Britain's immigration minister Chris Philp got into a frosty exchange with ice cream maker Ben and Jerry’s after announcing a new plan to tackle migrants crossing the English Channel.
Mr Philp told the creators of Chocolate Fudge Brownie and Baked Alaska to “stick to ice cream” after they tweeted about migrant crossings.
He travelled to Paris on Tuesday to seek stronger enforcement measures as Border Force continued to deal with crossings along the south coast of the UK.
More migrants have arrived in the UK on Wednesday – the ninth day in a row.
Speaking after the meeting in Paris, the minister would not comment on details of the plan but said there were a “number of measures, some of them new, which are under discussion”.
He said both countries had “renewed and reaffirmed their absolute commitment to make sure this border is properly policed and this route is completely ended”.
He then became involved in the exchange with Ben and Jerry’s on Twitter.
The frozen dessert giant’s official UK Twitter account wrote: “Hey @PritiPatel we think the real crisis is our lack of humanity for people fleeing war, climate change and torture.
“People wouldn’t make dangerous journeys if they had any other choice.”
They’re “fleeing” France, which is safe, civilised & has a good asylum system. Last year the UK made 20,000 asylum grants. We are the only G7 country to meet the 0.7% aid target & have run the largest refugee resettlement scheme in Europe over the last 5 years. Stick to ice cream https://t.co/hPFWpmiXsB— Chris Philp (@CPhilpOfficial) August 11, 2020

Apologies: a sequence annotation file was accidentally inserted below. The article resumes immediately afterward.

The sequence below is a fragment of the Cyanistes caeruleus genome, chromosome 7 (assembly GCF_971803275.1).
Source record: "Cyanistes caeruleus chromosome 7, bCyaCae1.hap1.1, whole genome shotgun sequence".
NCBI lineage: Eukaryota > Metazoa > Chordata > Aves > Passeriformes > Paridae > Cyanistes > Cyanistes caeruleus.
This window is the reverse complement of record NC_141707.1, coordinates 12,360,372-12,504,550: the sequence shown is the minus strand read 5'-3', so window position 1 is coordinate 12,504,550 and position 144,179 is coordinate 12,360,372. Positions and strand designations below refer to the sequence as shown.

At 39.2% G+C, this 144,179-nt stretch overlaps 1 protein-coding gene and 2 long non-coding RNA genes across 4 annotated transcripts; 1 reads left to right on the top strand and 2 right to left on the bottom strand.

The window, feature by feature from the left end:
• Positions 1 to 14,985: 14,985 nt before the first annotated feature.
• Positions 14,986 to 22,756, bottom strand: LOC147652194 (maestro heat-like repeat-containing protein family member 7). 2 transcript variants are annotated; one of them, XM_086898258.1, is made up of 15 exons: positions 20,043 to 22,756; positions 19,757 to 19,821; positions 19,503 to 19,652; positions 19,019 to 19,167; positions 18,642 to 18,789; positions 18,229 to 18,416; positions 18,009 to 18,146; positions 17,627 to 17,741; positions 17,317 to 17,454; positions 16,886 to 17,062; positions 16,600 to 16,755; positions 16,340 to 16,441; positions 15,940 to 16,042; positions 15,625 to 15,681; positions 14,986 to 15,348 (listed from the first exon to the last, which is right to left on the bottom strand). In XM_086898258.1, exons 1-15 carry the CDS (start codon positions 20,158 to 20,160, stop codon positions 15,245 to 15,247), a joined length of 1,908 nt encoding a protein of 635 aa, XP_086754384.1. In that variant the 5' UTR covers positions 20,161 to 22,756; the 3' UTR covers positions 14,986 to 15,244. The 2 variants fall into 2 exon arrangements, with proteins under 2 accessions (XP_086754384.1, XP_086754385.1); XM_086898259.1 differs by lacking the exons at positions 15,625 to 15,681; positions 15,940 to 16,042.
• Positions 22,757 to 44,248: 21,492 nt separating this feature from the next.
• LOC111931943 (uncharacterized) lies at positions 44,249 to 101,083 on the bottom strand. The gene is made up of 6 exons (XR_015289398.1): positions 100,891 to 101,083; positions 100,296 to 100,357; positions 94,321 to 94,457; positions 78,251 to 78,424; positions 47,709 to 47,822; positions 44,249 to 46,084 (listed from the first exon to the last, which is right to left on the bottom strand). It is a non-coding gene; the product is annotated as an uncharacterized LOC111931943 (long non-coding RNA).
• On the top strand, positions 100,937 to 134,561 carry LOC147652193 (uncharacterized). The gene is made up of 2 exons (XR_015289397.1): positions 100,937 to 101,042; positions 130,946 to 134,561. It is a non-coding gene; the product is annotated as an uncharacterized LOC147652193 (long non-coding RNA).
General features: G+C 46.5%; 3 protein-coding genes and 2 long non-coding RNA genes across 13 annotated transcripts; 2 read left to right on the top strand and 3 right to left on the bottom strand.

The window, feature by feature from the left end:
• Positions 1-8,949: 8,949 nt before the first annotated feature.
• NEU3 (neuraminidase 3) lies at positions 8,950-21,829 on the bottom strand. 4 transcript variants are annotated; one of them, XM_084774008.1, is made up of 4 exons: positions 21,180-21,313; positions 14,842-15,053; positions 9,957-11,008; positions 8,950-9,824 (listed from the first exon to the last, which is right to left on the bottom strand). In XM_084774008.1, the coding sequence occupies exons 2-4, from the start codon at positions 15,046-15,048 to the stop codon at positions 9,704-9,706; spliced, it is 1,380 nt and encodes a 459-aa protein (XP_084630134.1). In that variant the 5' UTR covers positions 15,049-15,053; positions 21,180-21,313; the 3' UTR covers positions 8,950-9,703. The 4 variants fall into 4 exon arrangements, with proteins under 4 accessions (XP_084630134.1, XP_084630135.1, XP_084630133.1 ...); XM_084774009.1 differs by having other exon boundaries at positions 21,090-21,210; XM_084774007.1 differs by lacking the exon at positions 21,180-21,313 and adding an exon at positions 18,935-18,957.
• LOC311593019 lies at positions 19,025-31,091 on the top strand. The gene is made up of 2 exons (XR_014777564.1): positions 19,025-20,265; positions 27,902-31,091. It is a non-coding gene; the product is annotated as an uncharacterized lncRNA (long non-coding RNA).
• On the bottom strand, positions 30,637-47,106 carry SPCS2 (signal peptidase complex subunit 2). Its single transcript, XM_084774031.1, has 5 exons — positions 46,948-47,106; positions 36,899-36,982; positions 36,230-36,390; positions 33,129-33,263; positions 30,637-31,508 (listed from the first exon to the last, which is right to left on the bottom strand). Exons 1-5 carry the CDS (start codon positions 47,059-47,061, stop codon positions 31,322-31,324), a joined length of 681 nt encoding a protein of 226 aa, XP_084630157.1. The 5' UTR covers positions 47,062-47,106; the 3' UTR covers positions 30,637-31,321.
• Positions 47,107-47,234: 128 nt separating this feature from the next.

Mr Philp responded: “They’re ‘fleeing’ France, which is safe, civilised & has a good asylum system.
“Last year the UK made 20,000 asylum grants. We are the only G7 country to meet the 0.7% aid target & have run the largest refugee resettlement scheme in Europe over the last 5 years.
“Stick to ice cream.”
At least 12 migrants arrived at the port of Dover in Kent on Wednesday morning aboard Border Force boat Eagle.
They were helped ashore by officials in masks and fluorescent jackets and led up a gangway.
Border Force vessels continue to be active in the English Channel with more small boats expected later on Wednesday.
Lawyers representing asylum seekers who arrived in the UK by crossing the Channel on small boats have launched legal action to halt their deportation, which is due to take place on Wednesday.